Before I commenced work on resurrecting the Britarms as a Long Pistol, I contacted My local Firearms licensing department to ask their views on the pistols legality. They contacted the Home Office who could see no problems with the pistol. So I commenced work on making and testing the prototype Britarms Long Pistol.
When I sent my Firearms Certificate in for variation, I asked for something in writing from the Home Office, so I could tell my customers exactly what they should ask for, when requesting a variation to their FAC in order to be able to purchase a Britarms LP.
This prompted a change of heart from the Home Office who now "think" it may be a prohibited firearm under section 5 of the Firearms act.
Here are some of the relevant E mails
Email 18 May 2004 to Wiltshire Firearms Licencing Dept.
Further to our telephone conversations about
the Britarms .22 Semi automatic Long Pistol.
Could you please confirm for me, what my customers should ask for, when requesting for a variation to put a Westlake Britarms 5 shot .22 semi Automatic Long Pistol, on to their FAC, in order to ensure that they are unlikely to have problems from other police forces.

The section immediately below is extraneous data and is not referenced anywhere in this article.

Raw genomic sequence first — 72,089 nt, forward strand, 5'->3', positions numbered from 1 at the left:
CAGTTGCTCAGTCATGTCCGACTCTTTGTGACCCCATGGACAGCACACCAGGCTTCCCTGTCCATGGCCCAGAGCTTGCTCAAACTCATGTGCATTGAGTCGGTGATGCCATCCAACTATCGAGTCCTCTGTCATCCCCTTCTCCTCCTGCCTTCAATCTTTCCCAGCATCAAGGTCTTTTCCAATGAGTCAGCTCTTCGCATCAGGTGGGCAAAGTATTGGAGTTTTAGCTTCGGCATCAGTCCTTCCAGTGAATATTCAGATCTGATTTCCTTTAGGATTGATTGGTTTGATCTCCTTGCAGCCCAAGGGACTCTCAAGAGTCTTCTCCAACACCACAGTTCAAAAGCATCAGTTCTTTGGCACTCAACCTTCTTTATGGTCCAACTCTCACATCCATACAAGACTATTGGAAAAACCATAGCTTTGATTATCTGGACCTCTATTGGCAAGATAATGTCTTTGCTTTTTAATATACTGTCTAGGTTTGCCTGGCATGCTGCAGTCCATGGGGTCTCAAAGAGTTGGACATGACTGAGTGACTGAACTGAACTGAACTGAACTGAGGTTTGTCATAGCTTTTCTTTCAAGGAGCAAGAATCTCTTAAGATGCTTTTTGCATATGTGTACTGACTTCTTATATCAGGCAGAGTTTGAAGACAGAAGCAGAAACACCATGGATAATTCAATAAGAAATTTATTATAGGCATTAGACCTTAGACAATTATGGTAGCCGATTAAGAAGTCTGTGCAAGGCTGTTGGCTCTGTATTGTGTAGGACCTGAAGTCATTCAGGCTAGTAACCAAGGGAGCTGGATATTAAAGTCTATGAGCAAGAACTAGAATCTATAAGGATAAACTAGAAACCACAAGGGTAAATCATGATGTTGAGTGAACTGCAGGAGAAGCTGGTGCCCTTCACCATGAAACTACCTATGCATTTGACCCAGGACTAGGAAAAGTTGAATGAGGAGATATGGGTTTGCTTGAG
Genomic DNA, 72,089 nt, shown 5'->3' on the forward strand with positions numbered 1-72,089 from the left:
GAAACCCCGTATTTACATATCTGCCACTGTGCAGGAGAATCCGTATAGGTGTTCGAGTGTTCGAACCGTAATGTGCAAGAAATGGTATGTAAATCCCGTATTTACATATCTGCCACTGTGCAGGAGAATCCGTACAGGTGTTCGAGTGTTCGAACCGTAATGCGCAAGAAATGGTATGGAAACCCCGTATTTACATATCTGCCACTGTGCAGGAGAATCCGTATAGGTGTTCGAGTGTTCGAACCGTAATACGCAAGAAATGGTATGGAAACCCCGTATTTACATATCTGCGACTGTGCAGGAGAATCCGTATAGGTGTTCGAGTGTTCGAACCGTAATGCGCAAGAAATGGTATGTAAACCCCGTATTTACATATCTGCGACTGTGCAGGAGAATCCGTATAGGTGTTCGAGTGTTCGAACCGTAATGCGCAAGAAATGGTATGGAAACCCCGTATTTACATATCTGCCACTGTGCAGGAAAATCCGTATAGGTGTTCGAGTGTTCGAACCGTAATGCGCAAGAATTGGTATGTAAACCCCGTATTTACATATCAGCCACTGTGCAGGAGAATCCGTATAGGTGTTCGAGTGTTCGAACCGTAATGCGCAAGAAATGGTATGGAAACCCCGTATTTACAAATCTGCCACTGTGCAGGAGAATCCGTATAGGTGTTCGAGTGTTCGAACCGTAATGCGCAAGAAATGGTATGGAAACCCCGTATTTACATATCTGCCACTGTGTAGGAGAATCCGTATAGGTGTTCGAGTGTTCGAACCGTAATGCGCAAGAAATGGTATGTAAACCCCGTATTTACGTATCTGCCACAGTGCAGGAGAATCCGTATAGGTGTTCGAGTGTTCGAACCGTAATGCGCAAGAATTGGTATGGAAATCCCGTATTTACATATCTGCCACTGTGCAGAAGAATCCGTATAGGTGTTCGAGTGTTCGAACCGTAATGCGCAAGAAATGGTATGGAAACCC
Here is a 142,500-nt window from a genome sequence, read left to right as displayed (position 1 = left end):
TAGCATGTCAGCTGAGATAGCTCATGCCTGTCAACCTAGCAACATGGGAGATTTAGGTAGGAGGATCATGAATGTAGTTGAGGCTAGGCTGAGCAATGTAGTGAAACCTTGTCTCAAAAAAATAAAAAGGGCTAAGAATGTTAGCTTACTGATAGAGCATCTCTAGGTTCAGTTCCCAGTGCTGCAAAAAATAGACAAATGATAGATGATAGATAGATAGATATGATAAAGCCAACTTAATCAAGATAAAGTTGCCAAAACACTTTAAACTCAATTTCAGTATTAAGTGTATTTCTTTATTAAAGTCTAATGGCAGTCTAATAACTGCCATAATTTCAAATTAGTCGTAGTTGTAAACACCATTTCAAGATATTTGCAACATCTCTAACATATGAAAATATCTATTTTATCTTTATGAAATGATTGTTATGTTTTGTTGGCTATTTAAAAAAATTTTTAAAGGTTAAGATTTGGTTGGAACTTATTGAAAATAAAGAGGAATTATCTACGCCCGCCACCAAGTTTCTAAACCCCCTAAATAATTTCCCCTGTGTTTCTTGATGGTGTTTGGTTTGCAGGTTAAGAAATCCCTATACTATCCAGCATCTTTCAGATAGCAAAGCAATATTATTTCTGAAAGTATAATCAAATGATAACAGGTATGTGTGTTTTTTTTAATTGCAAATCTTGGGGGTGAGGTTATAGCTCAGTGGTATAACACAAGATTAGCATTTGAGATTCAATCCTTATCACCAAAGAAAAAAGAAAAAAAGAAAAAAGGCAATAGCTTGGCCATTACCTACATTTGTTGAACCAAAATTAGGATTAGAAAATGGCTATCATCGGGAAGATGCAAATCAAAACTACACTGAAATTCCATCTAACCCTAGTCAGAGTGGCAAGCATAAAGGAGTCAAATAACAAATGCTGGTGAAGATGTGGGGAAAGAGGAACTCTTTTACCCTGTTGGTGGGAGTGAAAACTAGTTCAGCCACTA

Any references to relevant Home Office literature you could provide would also be of great help, should someone run into a less well informed firearms department in another county.
I look forward to hearing from you and thank you for your help.
Email 3rd. June 2004 from the Home Office
Dear Mr Westlake,
I am sorry it has taken so long to get back to you, but I have been discussing the status of the Britarm with senior officers and a final view has only just crystallized.
Although the Morini Pardini, a long barrelled single shot target pistol with counterbalance arms was recently held by a court not to be a prohibited weapon, the judge was careful to say that the judgment applied specifically to the Morini and nothing else. His determination was based, in part at least, on the fact that the Morini's counterbalance arms were not easily detachable. He went on to say that "if other pistols with other types of rods came to be considered, then other considerations might apply".